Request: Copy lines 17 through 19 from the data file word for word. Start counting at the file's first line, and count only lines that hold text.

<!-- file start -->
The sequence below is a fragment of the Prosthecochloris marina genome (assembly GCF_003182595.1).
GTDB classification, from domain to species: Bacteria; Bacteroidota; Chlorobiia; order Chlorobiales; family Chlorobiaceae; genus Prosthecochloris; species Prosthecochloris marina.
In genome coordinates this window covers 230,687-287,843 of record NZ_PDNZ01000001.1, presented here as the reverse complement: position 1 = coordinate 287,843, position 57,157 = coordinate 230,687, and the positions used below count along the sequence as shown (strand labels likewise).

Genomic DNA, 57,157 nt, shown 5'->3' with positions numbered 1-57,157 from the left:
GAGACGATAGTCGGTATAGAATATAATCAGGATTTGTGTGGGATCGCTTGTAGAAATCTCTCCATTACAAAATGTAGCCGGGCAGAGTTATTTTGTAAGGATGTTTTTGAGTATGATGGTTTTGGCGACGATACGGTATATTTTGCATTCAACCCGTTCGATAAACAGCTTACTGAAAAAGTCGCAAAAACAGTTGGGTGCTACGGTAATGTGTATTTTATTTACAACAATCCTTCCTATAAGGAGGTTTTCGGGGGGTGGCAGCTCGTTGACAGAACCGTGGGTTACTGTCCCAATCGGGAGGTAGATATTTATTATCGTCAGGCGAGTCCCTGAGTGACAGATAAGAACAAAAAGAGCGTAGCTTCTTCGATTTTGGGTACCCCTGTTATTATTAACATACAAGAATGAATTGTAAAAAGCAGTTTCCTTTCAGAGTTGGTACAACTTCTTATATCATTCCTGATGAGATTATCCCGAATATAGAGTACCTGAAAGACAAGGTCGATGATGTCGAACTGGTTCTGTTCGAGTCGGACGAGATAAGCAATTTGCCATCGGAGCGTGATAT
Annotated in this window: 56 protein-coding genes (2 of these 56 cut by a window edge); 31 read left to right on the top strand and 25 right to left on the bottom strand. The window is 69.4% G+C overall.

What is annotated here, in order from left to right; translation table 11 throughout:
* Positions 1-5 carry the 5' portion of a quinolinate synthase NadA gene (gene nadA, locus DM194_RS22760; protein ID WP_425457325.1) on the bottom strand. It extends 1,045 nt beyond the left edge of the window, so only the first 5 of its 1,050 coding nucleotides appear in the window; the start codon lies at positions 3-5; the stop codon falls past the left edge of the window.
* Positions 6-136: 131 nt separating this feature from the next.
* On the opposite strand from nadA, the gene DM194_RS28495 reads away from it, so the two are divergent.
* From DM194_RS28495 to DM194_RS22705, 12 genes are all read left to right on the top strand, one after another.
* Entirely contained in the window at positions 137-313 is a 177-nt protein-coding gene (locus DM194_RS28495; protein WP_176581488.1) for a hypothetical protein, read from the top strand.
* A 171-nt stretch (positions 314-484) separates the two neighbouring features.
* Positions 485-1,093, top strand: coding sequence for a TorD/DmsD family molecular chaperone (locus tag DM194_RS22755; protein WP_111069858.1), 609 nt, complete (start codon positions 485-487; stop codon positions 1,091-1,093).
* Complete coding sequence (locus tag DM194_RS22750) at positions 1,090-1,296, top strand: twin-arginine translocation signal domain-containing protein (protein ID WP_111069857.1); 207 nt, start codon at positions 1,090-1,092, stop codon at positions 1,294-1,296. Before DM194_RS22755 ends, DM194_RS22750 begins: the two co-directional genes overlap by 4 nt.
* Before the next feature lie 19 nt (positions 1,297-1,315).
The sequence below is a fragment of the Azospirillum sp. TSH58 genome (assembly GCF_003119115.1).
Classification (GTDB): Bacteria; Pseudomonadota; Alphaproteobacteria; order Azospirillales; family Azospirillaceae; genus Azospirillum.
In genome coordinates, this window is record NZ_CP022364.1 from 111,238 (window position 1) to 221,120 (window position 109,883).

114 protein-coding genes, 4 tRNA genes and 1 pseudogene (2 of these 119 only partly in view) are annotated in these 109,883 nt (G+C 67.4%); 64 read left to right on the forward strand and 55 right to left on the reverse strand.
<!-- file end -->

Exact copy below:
The sequence below is a fragment of the Azospirillum sp. TSH58 genome (assembly GCF_003119115.1).
Classification (GTDB): Bacteria; Pseudomonadota; Alphaproteobacteria; order Azospirillales; family Azospirillaceae; genus Azospirillum.
In genome coordinates, this window is record NZ_CP022364.1 from 111,238 (window position 1) to 221,120 (window position 109,883).